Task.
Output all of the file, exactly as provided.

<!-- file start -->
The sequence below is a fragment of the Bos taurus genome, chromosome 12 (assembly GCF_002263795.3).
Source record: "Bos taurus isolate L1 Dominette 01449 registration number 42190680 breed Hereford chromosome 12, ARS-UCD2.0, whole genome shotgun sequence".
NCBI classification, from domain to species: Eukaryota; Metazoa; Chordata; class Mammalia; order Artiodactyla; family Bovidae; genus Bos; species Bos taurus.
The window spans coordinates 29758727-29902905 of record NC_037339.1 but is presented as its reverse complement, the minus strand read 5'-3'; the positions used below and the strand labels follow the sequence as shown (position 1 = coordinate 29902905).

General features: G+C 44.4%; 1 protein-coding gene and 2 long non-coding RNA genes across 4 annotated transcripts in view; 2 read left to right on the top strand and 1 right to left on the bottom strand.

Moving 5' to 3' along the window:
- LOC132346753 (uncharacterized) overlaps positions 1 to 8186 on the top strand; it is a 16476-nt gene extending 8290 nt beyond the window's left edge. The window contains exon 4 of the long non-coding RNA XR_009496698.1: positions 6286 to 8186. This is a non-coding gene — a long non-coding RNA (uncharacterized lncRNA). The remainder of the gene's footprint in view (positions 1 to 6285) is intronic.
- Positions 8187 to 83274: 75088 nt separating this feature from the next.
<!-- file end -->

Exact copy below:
The sequence below is a fragment of the Bos taurus genome, chromosome 12 (assembly GCF_002263795.3).
Source record: "Bos taurus isolate L1 Dominette 01449 registration number 42190680 breed Hereford chromosome 12, ARS-UCD2.0, whole genome shotgun sequence".
NCBI classification, from domain to species: Eukaryota; Metazoa; Chordata; class Mammalia; order Artiodactyla; family Bovidae; genus Bos; species Bos taurus.
The window spans coordinates 29758727-29902905 of record NC_037339.1 but is presented as its reverse complement, the minus strand read 5'-3'; the positions used below and the strand labels follow the sequence as shown (position 1 = coordinate 29902905).

General features: G+C 44.4%; 1 protein-coding gene and 2 long non-coding RNA genes across 4 annotated transcripts in view; 2 read left to right on the top strand and 1 right to left on the bottom strand.

Moving 5' to 3' along the window:
- LOC132346753 (uncharacterized) overlaps positions 1 to 8186 on the top strand; it is a 16476-nt gene extending 8290 nt beyond the window's left edge. The window contains exon 4 of the long non-coding RNA XR_009496698.1: positions 6286 to 8186. This is a non-coding gene — a long non-coding RNA (uncharacterized lncRNA). The remainder of the gene's footprint in view (positions 1 to 6285) is intronic.
- Positions 8187 to 83274: 75088 nt separating this feature from the next.